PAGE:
Dancers, writers, conductors, visual artists — various top American representatives of the cultural scene have expressed concerns and expectations but mainly cautious hope for the future under a new US administration.
Joe Biden may not be “an orator like Obama, he’s not as snazzy and cool as Obama, but he’s very calm and he knows what he’s doing,” Pulitzer Prize-winning novelist Jeffrey Eugenides said about America’s 46th president. “If anyone can try to help begin to heal the division of the country, I think he’s the person,” the author of Middlesex and The Virgin Suicides told DW.
Eugenides said in any case he did not see it as an option “to decide that the country is completely worthless and there is no use continuing the American project.” Asked about his hopes for a new era, the writer said they are, “as the new president will be, mainly pragmatic, trying to steady the ship, trying to take down the level of enmity and distrust.”
Hopes for return to stability
“He’s talking about where we’re headed and where we want to go,” Eugenides said and added that the cultural situation in the country is difficult. He also said he worries about the “huge problem with information and false information.”
The 60-year-old writer remembers growing up with just a handful of networks providing the news — “people trusted them, and there was a shared reality to discuss; now that’s no longer the case.” The renowned author wonders how the administration will tackle “the level of disinformation on the internet — I don’t know how you fix it.”
‘Resilience and stamina’
Jocelyn B. Smith, a 60-year-old New York-born singer who has lived in Berlin,Germany, for 30 years, also sees a fresh chance for America to heal. “What I’m looking at is resilience and stamina — there is a strength,” she told DW. She added that, from an artist’s point of view, “this is something that we pride ourselves on, and that feels very optimistic for me!”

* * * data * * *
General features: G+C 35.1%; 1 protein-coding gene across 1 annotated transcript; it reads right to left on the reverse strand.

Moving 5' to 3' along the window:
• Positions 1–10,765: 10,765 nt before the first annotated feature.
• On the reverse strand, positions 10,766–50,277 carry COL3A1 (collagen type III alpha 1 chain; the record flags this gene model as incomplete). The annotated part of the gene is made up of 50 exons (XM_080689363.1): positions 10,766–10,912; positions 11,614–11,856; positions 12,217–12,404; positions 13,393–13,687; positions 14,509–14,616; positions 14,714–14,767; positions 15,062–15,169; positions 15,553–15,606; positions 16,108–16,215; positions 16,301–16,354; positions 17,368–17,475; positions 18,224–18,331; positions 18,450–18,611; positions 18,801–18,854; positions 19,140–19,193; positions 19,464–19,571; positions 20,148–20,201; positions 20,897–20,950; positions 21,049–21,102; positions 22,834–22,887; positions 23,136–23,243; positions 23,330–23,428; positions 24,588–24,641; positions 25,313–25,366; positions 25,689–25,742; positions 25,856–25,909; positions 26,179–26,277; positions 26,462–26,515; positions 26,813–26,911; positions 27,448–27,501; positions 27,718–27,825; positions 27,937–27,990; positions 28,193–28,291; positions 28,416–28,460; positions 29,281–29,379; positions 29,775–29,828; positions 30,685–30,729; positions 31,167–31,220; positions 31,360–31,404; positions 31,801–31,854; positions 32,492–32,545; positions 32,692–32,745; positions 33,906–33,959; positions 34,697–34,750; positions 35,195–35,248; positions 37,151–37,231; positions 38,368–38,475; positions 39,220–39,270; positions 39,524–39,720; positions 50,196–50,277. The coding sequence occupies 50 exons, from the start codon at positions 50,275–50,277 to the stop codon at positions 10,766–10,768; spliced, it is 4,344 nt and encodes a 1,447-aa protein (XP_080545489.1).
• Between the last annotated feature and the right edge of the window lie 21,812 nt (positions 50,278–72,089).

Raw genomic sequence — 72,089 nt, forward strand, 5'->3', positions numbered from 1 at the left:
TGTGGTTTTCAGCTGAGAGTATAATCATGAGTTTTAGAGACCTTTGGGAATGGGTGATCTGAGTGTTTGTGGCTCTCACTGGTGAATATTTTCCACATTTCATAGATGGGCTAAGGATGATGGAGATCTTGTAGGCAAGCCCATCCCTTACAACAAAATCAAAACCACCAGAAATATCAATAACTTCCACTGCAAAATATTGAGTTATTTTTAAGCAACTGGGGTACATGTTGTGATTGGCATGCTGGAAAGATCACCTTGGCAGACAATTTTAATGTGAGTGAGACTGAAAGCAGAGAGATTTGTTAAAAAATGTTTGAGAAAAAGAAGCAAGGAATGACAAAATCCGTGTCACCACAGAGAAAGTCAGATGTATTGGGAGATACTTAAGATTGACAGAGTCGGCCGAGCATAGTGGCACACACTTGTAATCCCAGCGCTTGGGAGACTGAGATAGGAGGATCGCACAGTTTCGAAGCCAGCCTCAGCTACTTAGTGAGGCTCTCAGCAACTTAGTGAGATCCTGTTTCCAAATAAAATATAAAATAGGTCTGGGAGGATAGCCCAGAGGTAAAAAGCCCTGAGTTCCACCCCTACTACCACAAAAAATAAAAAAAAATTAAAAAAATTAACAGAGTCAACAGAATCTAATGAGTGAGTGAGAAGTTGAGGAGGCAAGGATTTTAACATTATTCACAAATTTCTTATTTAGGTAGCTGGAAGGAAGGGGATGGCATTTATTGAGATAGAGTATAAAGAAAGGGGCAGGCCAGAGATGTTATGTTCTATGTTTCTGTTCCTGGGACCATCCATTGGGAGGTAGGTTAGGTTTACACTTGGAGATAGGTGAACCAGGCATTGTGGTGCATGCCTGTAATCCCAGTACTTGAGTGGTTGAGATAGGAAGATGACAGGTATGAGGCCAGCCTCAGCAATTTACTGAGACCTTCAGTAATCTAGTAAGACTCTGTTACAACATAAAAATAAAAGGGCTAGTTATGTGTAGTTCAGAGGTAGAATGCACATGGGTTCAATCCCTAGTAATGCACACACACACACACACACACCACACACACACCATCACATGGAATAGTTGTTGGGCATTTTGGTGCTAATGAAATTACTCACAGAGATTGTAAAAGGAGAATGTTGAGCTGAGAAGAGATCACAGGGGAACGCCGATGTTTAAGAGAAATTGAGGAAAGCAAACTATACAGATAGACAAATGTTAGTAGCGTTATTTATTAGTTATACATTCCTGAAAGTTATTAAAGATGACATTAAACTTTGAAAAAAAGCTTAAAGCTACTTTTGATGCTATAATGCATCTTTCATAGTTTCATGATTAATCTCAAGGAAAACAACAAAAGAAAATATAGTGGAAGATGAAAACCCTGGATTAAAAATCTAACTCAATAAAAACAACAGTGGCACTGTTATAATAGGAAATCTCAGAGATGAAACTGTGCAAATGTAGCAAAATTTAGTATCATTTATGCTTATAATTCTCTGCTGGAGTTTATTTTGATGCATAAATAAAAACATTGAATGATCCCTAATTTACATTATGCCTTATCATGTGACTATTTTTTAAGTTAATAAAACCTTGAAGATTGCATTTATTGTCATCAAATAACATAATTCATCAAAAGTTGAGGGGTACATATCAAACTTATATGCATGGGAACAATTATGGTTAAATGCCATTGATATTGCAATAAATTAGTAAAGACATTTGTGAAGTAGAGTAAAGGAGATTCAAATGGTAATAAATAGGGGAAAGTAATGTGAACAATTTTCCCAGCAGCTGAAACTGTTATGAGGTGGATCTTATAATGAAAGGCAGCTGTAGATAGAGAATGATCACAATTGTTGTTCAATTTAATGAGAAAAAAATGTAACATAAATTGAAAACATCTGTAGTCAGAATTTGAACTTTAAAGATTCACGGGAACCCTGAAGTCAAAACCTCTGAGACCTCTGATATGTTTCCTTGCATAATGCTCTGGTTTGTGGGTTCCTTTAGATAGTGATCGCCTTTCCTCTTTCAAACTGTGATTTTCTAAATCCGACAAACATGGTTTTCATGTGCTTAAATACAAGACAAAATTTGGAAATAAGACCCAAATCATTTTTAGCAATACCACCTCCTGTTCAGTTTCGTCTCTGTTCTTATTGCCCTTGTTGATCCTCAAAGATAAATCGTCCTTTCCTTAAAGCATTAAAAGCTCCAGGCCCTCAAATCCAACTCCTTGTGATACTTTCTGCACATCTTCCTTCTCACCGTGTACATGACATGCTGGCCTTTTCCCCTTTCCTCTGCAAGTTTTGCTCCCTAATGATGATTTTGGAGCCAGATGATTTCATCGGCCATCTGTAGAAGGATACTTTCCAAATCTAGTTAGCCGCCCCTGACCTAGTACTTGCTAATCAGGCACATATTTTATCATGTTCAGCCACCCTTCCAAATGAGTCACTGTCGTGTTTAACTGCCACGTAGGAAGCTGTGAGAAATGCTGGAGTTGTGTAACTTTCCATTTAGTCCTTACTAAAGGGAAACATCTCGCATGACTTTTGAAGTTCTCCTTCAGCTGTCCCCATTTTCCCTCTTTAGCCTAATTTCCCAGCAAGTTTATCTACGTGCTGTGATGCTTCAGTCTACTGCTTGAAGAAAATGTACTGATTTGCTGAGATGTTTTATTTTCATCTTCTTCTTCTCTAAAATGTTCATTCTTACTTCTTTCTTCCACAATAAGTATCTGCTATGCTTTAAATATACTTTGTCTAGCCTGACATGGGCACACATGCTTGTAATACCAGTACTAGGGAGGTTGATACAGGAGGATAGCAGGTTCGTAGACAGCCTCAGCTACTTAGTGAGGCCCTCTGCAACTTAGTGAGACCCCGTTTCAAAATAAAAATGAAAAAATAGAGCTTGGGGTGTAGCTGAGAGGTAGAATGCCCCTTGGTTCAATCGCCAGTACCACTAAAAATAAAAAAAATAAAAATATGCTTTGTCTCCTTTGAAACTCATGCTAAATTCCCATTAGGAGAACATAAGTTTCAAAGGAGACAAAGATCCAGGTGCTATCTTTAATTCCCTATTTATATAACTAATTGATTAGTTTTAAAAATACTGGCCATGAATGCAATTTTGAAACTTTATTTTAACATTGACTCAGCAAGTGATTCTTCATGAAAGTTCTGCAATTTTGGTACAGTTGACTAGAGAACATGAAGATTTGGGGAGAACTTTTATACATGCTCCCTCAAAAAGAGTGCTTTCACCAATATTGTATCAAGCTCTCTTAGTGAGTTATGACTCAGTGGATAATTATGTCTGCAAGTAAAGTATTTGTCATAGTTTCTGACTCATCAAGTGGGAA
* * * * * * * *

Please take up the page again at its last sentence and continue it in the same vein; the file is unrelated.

Visual artist Chloe Piene also hopes mainly that “the nation heal, it is so wounded.”
‘We’ve been holding our breath’
Apart from hope, there is great relief in the artistic community, too.
“I think for all of us, it’s a huge exhale; it’s as though we’ve been holding our breath for four years, not knowing what was about to happen at any moment,” said Marin Alsop, chief conductor both of the ORF Vienna Radio Symphony Orchestra and the Baltimore Symphony Orchestra (BSO).
The arts, she argued, are not just for the soul, but for the bottom line, too. “Culture in the United States is 4.5% of our GDP. And that’s really huge. I don’t think, as artists, we promote that fact enough,” she told DW.
‘A new chapter’
Some artists, like Jawole Willa Jo Zollar, have quite concrete ideas. “This is the Biden administration’s opportunity to really take us seriously, to really understand who we are, what we are and how big we are,” the American choreographer, dancer and founder of the Urban Bush Women (UBW) dance company, said, telling DW that many women are asking this administration “to create a cabinet position for arts and culture.”
“We see the economic engine that we are and the loss of that through this pandemic — our voices are important, and not just voices, we provide jobs, we provide training, we provide education,” she argued.
“It’s a new chapter and I can’t wait for it to begin,” the 70-year-old said.